- The Food and Drug Administration has expanded approval of Roche's spinal muscular atrophy drug Evrysdi to include infants younger than 2 months old, the company announced Tuesday, providing an oral alternative in that population to a gene therapy from Novartis and a drug from Biogen that is administered through a spinal injection.
- The broadened approval permits doctors to use Evrysdi in babies whose disorder is identified through newborn screening tests. A small trial of six babies showed use of the drug helped all six sit without support after one year of treatment, while four could stand and three could walk.
- Evrysdi was the last of the three SMA drugs available in the U.S to gain regulatory approval, but use has steadily grown since its launch in 2020. The new approval will help Roche better compete with Novartis and its gene therapy Zolgensma, which is often administered soon after birth, and with Biogen's drug Spinraza.
Treatment of SMA has transformed over the six years since Biogen first gained approval for Spinraza. The disease was previously considered fatal for many babies born with the mutation that causes it. Even for those with less severe forms of the disorder, there were lifelong disabilities that often required use of a wheelchair or mechanical ventilation.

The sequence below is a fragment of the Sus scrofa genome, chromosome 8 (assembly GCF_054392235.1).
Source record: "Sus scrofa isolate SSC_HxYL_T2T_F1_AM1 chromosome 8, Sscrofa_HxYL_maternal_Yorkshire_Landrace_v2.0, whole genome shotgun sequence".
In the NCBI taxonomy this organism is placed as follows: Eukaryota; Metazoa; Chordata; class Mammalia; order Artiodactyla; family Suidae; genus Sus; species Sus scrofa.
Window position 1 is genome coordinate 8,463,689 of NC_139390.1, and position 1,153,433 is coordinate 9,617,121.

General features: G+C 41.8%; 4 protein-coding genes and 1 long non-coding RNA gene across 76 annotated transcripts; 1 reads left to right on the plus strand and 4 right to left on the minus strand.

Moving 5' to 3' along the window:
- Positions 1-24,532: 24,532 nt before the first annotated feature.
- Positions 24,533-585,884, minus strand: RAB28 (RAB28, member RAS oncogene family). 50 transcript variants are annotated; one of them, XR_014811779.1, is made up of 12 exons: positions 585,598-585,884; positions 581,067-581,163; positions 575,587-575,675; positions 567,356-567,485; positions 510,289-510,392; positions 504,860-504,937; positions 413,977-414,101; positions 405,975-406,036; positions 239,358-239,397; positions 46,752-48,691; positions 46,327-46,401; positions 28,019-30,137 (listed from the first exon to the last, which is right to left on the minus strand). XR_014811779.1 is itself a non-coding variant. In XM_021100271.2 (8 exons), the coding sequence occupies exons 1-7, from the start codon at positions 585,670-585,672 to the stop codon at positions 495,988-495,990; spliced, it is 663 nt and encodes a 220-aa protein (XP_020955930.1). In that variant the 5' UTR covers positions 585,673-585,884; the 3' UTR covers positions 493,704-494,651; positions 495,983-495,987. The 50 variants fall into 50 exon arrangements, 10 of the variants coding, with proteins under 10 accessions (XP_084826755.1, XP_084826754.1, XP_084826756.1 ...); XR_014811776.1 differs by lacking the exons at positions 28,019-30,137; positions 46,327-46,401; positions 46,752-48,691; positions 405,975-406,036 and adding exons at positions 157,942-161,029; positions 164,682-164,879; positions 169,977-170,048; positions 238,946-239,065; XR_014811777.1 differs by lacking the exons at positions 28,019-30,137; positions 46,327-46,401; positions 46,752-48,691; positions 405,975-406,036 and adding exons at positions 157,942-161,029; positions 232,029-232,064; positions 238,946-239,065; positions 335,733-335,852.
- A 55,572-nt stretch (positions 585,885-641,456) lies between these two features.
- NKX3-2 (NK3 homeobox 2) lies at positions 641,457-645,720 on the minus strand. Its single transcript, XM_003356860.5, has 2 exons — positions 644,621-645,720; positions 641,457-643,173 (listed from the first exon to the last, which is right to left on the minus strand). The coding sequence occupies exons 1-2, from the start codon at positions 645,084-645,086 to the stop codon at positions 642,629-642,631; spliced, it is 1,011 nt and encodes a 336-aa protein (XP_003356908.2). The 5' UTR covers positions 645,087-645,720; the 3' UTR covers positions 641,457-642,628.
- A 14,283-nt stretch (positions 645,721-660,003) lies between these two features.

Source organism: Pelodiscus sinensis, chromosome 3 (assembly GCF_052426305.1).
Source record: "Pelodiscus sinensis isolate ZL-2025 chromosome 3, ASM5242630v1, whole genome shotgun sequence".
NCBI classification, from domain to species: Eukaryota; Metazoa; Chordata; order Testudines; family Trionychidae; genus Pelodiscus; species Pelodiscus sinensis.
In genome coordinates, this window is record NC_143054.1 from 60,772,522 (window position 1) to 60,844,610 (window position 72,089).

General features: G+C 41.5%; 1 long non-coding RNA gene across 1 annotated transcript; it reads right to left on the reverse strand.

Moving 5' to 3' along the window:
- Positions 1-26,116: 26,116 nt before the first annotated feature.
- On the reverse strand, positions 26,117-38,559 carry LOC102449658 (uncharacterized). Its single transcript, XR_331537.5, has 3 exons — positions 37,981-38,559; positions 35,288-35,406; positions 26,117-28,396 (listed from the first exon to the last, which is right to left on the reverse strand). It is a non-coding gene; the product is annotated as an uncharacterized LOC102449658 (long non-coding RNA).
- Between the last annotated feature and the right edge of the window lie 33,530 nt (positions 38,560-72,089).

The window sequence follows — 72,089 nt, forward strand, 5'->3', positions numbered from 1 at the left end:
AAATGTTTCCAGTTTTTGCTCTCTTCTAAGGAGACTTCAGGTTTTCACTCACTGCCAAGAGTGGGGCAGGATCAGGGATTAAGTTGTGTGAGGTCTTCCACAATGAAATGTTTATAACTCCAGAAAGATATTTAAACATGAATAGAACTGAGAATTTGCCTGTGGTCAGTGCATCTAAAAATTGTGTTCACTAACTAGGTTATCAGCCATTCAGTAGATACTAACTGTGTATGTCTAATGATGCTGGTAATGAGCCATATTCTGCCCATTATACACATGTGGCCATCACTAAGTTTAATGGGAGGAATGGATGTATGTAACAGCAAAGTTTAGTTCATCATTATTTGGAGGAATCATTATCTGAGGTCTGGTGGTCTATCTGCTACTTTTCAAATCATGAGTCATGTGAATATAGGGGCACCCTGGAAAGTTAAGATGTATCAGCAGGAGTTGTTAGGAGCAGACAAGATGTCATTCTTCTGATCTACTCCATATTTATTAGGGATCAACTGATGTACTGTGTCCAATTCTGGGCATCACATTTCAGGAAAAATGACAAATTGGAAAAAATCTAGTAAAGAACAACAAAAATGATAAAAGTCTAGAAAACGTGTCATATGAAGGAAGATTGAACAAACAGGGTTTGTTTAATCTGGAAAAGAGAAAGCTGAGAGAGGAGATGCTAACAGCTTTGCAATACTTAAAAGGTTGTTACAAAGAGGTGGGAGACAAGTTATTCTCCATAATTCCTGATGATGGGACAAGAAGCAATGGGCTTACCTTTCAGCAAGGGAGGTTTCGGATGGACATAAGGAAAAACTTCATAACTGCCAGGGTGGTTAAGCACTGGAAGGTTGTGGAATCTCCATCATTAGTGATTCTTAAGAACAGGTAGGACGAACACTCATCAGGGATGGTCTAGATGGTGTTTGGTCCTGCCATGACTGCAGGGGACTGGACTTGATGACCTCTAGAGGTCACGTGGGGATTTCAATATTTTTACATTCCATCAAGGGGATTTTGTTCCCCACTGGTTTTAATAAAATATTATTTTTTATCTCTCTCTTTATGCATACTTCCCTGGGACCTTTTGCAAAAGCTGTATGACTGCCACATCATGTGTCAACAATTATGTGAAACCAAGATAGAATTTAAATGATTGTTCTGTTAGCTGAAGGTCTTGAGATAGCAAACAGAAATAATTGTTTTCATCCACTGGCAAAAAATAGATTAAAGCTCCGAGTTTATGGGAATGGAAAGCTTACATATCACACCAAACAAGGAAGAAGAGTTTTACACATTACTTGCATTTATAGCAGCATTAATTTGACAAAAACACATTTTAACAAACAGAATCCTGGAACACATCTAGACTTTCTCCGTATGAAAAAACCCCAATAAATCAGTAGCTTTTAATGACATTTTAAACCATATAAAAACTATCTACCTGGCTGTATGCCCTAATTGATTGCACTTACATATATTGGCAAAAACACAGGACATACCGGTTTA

Until Evrysdi's latest approval, Spinraza was the only drug approved for all patients. Novartis' Zolgensma, which replaces the defective genes to stimulate production of an important muscle protein, is approved for children younger than 2 years old. The company has faced setbacks in trying to complete the clinical studies necessary to win approval in patients older than that.
With SMA's incidence estimated as once per every 10,000 births, the three drugmakers are all targeting a small group of patients with their treatments. While oral and therefore more convenient, Evrysdi must be taken every day. Spinraza, by comparison, is administered once every four months after a two-month loading period through the more invasive intrathecal injection. Zolgensma is intended to be a one-time treatment, although with the long-term safety of gene therapy still unclear, some parents could be more cautious about using it for their babies.
Spinraza is the biggest seller, with $473 million in sales in the first quarter of 2022, compared to $363 million for Zolgensma and about $236 million for Evrysdi. When the two Swiss drugmakers reported earnings, Novartis disclosed that Zolgensma had been used in about 2,000 patients worldwide and Roche said Evrysdi had been used in more than 5,000. (Roche's number includes those treated in clinical trials and compassionate use, however.)
Sales of both Zolgensma and Evrysdi are growing, at the apparent expense of Spinraza, sales of which shrank by 9% in the first quarter compared to the same period last year.
With all three drugs now approved for use in the youngest infants and two of the three available more widely, a new question is how these treatments might be used in sequence. All three, however, are costly: Zolgensma's one-dose list price is around $2 million, while Spinraza's list price is $375,000 a year at the maintenance dose and Evrysdi costs $340,000 annually.